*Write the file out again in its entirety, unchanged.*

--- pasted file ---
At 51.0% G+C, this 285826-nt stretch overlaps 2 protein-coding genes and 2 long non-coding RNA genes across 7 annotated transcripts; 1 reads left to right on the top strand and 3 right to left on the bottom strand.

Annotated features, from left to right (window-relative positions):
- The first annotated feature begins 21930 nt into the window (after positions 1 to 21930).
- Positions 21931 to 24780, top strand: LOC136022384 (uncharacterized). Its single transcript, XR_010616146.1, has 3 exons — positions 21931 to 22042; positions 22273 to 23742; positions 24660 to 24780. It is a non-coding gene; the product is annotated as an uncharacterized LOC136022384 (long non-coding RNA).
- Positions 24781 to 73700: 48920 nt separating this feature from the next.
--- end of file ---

At 51.0% G+C, this 285826-nt stretch overlaps 2 protein-coding genes and 2 long non-coding RNA genes across 7 annotated transcripts; 1 reads left to right on the top strand and 3 right to left on the bottom strand.

Annotated features, from left to right (window-relative positions):
- The first annotated feature begins 21930 nt into the window (after positions 1 to 21930).
- Positions 21931 to 24780, top strand: LOC136022384 (uncharacterized). Its single transcript, XR_010616146.1, has 3 exons — positions 21931 to 22042; positions 22273 to 23742; positions 24660 to 24780. It is a non-coding gene; the product is annotated as an uncharacterized LOC136022384 (long non-coding RNA).
- Positions 24781 to 73700: 48920 nt separating this feature from the next.